Monday Profile: Christine Caswell


Christine Caswell is a late-in-life attorney, earning her bar card in 2010.

Prior to that, she worked for 25 years in the communications/ public relations field.

Having spent a lifetime taking care of parents with disabilities, Caswell gravitated to elder law and disability rights within her first months of law school.

She interned at the Sixty-Plus, Inc. Elder Law Clinic at Cooley and worked at Elder Law of Michigan, Inc. for three years.

Caswell is currently a solo attorney at Caswell Law PLLC in Lansing, focusing on elder law, estate planning, small business law, and trust management.

She is also a member of the Elder Law and Disability Rights Council for SBM, serves on AARP Michigan’s Capitol Corps and the Strategic Communications Advisory Committee of the Small Business Association of Michigan, and is a member of the Mid-Michigan Inns of Court.

The Lansing native attended kindergarten through law school within a seven-mile radius.

By Jo Mathis
Legal News

Residence:  Lansing.

What is your most treasured material possession? A 17-year-old RAV4 that is leaking oil but keeps on running.

What advice do you have for someone considering law school? 
Go to law school only if a legal education is important to you. Don’t do it for the money or because it looks exciting on television.

Favorite local hangouts: El Azteco West and DeLuca’s.

Why did you become a lawyer? The funding in my communications position was being cut, and I knew I needed to do something different. The pieces just fell together from deciding to take the LSAT in January 2007 to starting law school in May 2007 with a huge scholarship from Cooley.

What’s the most awe-inspiring place you’ve ever been? Coventry Cathedral. World War II was just a history lesson until I went to England as a teenager and saw the impact the war had had there.

What is one thing you would like to learn to do? Speak Spanish, albeit with a really bad accent.

What is something most people don’t know about you? At 17, I went to choir school in Darley Dale, England. I may have been one of the weakest choristers, but at least I can say I was there.

What is the best advice you ever received?
On God’s straight path, there are many crooked roads.

What would surprise people about your job?
I don’t like going to court. I’m not a trial attorney. I prefer to work with clients and help them meet their needs while also helping them preserve their personal relationships.
What do you find to be the most frustrating part of your work?
People don’t like to think about death. They like to think about becoming sick or disabled even less. But by not dealing with these issues and planning ahead, they end up putting their physical well being and their finances in the hands of the court. Family caregivers are already overstressed without having to go to court to seek guardianships and conservatorships. It doesn’t cost that much to get good powers or attorney in place, and they may be the most important documents you ever execute.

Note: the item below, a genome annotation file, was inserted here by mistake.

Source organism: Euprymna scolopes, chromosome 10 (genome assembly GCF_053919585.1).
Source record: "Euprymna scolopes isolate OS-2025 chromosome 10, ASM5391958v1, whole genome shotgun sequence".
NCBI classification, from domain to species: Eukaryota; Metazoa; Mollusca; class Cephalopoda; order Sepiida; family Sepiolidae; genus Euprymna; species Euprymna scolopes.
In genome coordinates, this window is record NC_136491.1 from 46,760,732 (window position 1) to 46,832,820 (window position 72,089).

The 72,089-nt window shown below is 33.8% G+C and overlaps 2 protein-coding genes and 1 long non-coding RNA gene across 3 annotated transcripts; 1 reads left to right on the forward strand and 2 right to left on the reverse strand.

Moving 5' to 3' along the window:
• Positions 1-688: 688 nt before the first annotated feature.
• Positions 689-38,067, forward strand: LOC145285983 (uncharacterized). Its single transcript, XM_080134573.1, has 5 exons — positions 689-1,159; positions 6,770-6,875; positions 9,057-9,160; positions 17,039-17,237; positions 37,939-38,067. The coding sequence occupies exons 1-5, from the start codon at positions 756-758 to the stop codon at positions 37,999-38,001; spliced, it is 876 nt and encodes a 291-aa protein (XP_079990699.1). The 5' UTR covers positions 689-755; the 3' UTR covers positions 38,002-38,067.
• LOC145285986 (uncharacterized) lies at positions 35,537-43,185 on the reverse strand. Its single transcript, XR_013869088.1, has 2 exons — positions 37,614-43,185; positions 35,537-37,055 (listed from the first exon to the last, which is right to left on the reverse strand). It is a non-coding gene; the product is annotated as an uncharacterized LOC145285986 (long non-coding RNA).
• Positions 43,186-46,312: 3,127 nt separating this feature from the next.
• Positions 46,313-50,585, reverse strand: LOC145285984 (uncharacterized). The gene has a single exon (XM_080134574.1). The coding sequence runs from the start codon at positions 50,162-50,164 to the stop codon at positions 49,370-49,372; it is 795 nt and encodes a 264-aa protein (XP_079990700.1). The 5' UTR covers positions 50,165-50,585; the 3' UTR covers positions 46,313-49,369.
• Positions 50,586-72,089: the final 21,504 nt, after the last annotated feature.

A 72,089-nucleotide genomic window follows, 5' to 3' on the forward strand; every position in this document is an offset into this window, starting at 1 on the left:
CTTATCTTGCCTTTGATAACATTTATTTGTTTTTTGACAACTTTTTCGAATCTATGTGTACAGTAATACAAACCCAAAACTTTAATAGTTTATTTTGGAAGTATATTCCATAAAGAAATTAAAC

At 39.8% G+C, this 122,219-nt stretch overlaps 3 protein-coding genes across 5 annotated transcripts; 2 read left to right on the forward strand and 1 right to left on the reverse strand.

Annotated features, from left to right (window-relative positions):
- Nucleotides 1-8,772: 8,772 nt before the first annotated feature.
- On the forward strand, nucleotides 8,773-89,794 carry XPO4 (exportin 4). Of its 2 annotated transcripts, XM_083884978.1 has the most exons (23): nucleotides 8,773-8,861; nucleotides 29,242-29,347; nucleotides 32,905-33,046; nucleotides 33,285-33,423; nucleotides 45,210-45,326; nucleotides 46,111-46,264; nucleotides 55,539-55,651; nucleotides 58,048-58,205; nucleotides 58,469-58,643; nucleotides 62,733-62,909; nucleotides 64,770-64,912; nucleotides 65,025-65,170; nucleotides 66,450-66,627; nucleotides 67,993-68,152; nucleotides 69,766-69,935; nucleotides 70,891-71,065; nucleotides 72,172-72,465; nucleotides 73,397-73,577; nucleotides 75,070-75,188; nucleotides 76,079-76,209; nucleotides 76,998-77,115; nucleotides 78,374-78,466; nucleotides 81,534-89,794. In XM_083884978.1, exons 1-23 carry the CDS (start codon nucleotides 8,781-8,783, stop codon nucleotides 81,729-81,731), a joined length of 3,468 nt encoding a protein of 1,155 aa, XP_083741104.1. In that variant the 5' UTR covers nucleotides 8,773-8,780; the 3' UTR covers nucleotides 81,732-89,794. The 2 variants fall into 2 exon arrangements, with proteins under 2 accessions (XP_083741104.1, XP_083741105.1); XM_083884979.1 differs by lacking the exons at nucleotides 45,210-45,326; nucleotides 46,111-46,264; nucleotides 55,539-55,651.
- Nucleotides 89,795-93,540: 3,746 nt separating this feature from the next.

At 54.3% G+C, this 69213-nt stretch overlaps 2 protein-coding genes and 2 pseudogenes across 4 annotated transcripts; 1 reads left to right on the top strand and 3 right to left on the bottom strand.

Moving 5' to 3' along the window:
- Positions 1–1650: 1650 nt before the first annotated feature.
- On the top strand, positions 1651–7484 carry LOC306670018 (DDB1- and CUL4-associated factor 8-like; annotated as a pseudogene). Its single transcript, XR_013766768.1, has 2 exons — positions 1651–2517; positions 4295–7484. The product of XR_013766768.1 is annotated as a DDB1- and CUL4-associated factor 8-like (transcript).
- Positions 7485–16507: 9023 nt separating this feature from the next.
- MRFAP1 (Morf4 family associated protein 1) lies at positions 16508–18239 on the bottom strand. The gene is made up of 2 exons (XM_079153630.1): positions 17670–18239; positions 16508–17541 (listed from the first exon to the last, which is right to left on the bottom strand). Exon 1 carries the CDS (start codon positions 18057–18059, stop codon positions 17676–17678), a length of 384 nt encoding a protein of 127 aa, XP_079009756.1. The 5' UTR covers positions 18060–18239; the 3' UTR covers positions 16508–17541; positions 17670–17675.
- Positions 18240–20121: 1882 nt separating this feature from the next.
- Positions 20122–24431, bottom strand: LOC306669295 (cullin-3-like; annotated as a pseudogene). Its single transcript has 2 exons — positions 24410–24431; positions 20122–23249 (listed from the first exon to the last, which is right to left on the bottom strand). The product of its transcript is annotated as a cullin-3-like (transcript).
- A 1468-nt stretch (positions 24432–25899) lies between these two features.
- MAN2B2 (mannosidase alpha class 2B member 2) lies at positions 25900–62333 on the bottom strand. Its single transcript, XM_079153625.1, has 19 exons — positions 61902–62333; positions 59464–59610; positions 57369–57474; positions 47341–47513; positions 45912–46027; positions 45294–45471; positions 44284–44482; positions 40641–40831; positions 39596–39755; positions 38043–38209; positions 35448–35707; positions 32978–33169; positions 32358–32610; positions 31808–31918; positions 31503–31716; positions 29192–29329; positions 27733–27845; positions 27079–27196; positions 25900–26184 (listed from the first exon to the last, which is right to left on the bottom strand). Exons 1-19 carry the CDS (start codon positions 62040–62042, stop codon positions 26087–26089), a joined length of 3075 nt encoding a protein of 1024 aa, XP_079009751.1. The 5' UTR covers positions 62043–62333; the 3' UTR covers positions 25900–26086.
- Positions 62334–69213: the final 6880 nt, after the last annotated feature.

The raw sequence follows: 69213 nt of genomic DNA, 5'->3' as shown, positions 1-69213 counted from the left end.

What advice would you give law students who are considering solo practice?
This is one of the few fields where you can start your own business as soon as you get your license. The trick is getting clients in the door. As a former PR person, I knew the power of networking and using free and low-cost advertising, such as volunteering for speaking engagements, creating events, running ads in local newsletters, and joining organizations related to the areas in which I wanted to practice. I was still a student when I joined the Elder Law Section and started going to meetings. But if you’re going to solo, you also need to know how to manage money, and prepare to be poor. Even when you have one great year, you never know what the next one has in store. Personally, I have been able to survive because I run a virtual office. Because so many of my clients are elderly and have disabilities, I often go to them, although I do have a conference room I rent.
What do you do on the Elder Law and Disability Rights Council? I am currently the managing editor of the section’s quarterly newsletter, I worked on the Fall Conference Planning Committee for a number of years, and I chair the Mental Health Committee. In 2013, a number of our members, including myself, spoke at the Mental Health and Wellness Commission public meetings held around the state. It was very rewarding to see our comments included in the commission’s final report, and I hope those comments have a lasting impact on improving mental health services in Michigan.